“Those issues give credence to Defendan’t argument that this case is better brought as one to quiet title and then for ejectment.”
Another Oregon woman successfully halted a post-foreclosure eviction after a judge in Hood River found the bank could not prove it held title to the home.
Sara Michelotti’s victory over Wells Fargo late last week carries no weight in other Oregon courts, attorneys say. But it illustrates a growing problem for banks — if the loans’s ownership history isn’t recorded properly, foreclosed homeowners might be able to fight even an eviction.
“There’s this real uncertainty from county to county about what that eviction process is going to look like for the lender,” said Brian Cox, a real estate attorney in Eugene who represented Wells Fargo.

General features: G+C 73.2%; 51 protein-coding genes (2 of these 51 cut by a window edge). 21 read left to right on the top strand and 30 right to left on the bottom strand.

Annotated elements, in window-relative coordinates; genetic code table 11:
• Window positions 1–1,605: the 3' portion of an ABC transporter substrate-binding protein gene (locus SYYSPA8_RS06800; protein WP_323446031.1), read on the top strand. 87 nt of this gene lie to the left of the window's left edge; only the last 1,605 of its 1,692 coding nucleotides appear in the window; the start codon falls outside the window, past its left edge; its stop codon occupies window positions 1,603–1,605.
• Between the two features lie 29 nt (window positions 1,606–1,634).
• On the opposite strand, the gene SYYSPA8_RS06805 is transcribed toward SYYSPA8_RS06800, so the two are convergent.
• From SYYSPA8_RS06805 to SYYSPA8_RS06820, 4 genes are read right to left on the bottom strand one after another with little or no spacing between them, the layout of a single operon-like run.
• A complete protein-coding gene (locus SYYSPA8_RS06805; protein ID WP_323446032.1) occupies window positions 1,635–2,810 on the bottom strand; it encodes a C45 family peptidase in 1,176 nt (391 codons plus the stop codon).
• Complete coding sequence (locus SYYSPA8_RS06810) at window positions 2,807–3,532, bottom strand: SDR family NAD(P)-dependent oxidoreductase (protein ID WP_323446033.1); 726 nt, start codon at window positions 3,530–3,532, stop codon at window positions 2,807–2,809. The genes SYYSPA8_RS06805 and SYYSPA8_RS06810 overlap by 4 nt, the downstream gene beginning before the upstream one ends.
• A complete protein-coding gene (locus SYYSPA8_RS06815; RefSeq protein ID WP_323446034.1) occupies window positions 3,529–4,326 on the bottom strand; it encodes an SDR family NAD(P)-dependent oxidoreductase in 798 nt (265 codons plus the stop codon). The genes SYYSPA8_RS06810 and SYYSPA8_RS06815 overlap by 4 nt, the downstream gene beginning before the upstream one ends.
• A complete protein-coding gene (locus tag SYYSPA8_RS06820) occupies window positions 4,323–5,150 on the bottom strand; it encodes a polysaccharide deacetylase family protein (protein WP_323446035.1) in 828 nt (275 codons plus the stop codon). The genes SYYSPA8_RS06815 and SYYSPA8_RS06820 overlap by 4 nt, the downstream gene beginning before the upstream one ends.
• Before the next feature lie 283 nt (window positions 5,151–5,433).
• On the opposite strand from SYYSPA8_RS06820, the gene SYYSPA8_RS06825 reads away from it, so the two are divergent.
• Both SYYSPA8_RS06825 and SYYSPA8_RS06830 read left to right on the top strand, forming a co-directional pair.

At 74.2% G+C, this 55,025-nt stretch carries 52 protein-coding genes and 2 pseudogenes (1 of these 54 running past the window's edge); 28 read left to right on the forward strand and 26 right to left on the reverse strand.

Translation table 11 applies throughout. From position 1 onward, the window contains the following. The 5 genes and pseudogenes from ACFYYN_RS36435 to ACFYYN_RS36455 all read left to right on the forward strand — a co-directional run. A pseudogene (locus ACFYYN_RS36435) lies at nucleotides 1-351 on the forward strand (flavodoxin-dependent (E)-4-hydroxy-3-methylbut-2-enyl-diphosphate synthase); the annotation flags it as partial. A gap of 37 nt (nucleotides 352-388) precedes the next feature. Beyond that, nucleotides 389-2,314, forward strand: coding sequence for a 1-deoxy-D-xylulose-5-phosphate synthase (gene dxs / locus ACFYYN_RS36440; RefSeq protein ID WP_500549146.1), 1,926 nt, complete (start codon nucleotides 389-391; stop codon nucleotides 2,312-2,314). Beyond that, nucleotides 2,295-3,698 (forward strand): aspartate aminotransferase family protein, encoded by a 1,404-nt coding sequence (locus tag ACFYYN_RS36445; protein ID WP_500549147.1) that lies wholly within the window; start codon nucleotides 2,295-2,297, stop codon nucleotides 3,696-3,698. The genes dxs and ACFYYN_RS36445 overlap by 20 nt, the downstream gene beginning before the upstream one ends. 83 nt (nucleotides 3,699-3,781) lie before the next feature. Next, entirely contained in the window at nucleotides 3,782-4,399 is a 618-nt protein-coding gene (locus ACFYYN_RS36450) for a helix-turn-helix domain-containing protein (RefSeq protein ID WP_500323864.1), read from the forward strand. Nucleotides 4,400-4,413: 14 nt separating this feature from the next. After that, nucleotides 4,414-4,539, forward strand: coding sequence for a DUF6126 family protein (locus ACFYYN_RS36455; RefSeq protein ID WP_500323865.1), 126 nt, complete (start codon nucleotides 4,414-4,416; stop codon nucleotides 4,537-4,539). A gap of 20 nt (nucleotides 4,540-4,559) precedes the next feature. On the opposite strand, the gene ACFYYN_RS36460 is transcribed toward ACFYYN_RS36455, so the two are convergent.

Michelotti’s case revolved around a subprime mortgage lender, Option One Mortgage Corp., that went out of business during the housing crisis. Circuit Court Judge Paul Crowley ruled that it was not clear when or how Option One transferred Michelotti’s mortgage to American Home Mortgage Servicing Inc., which foreclosed on her home and later sold it to Wells Fargo.
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